Reincarnation: There’s An App For That In China

In the People’s Republic of China religion is overseen by the State Administration for Religious Affairs.  This branch of the government must ensure the stability of the Republic since religion can be diverse and dangerous to the status quo.

The recent decision to regulate the reincarnation of Buddhism can be summed up in the following quotes from

The Tibet Post:

China is set to announce a new constraint on Buddhists practising in Tibet, with a barring of Buddhist monks outside of China to be recognized as a reincarnation of His Holiness the Dalai Lama. The ban, set to be made law next month would effectively permit the Chinese government to select the future Dalai Lama.

The new law stipulates that Buddhist monks in Tibet must seek permission for reincarnation from the Chinese communist regime; this has been described by the Chinese state administration for religious affairs as an important move to “institutionalize management of reincarnation.”

http://www.thetibetpost.com/en/news/tibet/1461-china-steps-up-religious-restrictions-inside-tibet

Huffington Post:

But beyond the irony lies China’s true motive: to cut off the influence of the Dalai Lama, Tibet’s exiled spiritual and political leader, and to quell the region’s Buddhist religious establishment more than 50 years after China invaded the small Himalayan country. By barring any Buddhist monk living outside China from seeking reincarnation, the law effectively gives Chinese authorities the power to choose the next Dalai Lama, whose soul, by tradition, is reborn as a new human to continue the work of relieving suffering.

http://www.huffingtonpost.com/2007/08/22/china-bans-reincarnation-_n_61444.html?ref=fb&src=sp

The Times

The 14-part regulation issued by the State Administration for Religious Affairs is aimed at limiting the influence of Tibet’s exiled god-king, the Dalai Lama, and at preventing the re-incarnation of the 72-year-old monk without approval from Beijing.

It is the latest in a series of measures by the Communist authorities to tighten their grip over Tibet. Reincarnate lamas, known as tulkus, often lead religious communities and oversee the training of monks, giving them enormous influence over religious life in the Himalayan region. Anyone outside China is banned from taking part in the process of seeking and recognising a living Buddha, effectively excluding the Dalai Lama, who traditionally can play an important role in giving recognition to candidate reincarnates.

http://www.timesonline.co.uk/tol/news/world/article2194682.ece

Commentary:

The State Administration for Religious Affairs does not believe in reincarnation.  This regulation has one purpose—to control the spiritual head of the Tibetan Buddhists.

The Dalai Lama is a powerful individual whom the Buddhists will honor and obey.  For the government to place someone in that leadership position is to guarantee control of that religious order. However, this philosophy did not work too well for the Soviet Union as they attempted to control the Russian Orthodox Church from the top down.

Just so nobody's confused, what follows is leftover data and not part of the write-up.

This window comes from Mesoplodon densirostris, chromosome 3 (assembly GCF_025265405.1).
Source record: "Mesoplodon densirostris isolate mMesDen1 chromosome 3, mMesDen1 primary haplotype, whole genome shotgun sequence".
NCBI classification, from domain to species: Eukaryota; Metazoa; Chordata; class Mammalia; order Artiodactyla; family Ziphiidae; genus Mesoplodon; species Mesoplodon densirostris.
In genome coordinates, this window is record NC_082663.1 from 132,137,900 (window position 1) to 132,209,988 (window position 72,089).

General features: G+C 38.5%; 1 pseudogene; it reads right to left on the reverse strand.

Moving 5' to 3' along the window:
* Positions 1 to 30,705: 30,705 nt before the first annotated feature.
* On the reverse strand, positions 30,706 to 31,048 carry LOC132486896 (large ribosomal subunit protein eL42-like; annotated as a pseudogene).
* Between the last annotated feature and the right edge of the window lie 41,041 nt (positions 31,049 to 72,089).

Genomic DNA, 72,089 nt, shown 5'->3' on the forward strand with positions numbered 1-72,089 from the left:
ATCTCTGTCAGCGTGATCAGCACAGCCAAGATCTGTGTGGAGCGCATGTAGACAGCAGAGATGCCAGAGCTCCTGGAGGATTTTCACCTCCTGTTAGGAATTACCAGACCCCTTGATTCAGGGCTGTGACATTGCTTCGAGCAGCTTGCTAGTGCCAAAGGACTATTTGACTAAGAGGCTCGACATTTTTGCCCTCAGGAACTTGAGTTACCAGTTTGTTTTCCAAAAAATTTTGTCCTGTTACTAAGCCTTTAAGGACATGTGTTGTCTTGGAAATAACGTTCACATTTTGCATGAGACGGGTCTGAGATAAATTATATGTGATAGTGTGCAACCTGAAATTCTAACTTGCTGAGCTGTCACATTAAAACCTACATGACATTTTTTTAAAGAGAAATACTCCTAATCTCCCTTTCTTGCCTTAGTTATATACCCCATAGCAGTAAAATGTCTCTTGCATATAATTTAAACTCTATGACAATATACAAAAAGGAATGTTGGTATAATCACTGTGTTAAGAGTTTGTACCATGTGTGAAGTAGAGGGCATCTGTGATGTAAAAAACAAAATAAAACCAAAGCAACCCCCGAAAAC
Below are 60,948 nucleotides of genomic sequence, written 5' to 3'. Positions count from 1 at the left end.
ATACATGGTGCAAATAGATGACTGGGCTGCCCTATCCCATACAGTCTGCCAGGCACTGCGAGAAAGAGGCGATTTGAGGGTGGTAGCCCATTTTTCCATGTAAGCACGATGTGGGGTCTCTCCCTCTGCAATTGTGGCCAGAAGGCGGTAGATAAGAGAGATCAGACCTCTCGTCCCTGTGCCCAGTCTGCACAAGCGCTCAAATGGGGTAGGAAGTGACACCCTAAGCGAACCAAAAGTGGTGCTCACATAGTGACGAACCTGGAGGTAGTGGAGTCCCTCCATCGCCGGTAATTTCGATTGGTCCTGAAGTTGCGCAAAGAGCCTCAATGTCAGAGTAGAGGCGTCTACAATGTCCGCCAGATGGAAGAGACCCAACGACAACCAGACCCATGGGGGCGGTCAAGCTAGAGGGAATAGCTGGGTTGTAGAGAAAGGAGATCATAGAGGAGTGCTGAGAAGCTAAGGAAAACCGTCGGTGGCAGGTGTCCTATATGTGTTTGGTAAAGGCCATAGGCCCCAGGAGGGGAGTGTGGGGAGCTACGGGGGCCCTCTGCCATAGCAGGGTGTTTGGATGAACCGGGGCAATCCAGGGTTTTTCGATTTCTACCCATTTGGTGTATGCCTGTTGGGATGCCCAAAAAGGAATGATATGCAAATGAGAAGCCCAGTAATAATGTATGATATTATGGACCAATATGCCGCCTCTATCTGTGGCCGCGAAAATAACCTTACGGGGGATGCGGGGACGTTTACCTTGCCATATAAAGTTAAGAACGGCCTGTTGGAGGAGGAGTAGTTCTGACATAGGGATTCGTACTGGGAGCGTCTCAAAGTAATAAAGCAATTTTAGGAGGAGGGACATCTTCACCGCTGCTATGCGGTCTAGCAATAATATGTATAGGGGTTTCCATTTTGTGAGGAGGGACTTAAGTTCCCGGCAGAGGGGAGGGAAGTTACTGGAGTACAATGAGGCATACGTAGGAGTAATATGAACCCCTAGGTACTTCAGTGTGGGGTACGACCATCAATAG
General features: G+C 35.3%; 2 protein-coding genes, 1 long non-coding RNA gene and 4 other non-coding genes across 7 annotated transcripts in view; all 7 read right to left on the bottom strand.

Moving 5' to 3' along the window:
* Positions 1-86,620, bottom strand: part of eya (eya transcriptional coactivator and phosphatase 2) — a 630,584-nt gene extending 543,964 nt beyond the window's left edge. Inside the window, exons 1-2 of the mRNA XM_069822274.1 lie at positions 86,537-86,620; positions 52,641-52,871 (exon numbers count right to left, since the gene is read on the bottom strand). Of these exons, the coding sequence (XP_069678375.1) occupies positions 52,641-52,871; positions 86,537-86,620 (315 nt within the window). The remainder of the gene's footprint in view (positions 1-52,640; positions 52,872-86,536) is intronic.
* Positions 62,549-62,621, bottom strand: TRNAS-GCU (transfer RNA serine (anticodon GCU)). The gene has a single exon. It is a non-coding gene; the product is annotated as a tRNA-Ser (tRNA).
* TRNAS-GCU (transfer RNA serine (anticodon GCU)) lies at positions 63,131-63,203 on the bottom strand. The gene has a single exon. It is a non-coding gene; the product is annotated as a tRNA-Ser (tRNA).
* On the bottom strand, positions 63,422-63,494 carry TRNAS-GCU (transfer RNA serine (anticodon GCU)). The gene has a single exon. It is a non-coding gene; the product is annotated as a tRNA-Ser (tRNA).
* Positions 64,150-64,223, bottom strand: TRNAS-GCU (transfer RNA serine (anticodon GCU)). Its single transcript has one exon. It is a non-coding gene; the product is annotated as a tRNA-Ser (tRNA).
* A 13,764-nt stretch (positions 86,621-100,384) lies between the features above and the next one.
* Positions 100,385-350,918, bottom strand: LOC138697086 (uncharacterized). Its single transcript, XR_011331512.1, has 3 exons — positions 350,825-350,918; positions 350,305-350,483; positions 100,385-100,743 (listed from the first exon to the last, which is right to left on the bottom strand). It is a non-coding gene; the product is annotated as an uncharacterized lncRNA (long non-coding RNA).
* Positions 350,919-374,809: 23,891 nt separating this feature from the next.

To China Tibet is an irritating carbuncle.  From their viewpoint they must do whatever it takes to “heal” this infection.  However, their hygienic solution is destined to fail.

Religion, embedded religion, is very difficult to eradicate and even more difficult to control.  The odds are not in favour of the powerful.  It is the people who compose a nation, and the will of the people eventually will triumph.

Life on this planet traversing the cosmos is never dull to the thinking individual.  The plots and sub-plots of governments to maneuver, to coerce and to control their people are a badly-written play which repeats every generation.

If the leaders of a nation would allow their people the simple dignity of being, the world would be a better place.  For people to be free to choose and to live would be a welcome change from the status quo.

Leaders come and go on this orb.  The most powerful leader today is nothing when they say their final goodbye to this earth.  They fade like their people into the cosmic ocean, but their song is not one which the cosmic symphony cares to play.  Their fading continues until they are reduced to a footnote which begs no special attention out there where life began when the morning stars sang their first song. The songs of creation are songs of freedom.

May the people of Tibet embrace their creation song.  May its melody be heard globally that a people oppressed and suppressed on this planet can still sing their song of freedom which is their inalienable right by creation.

G. D. Williams       © 2011

His Holiness the 14th Dalai Lama

Additional resources on Tibet:

His Holiness the 14th Dalai Lama

http://www.dalailama.com/

National Geographic

http://ngm.nationalgeographic.com/ngm/0204/feature1/index.html

http://www.youtube.com/watch?v=8nQNLwh4S8I

http://video.nationalgeographic.com/video/player/music/genre-wm/world-fusion/alive-wm.html

Tibetan Government in Exile

http://www.tibet.net/en/index.php

Tibet: The Story of a Tragedy

http://www.youtube.com/watch?v=0VRneGYpaXc

NOVA: Lost Treasure of Tibet

http://www.youtube.com/watch?v=LbaAnk9gtww

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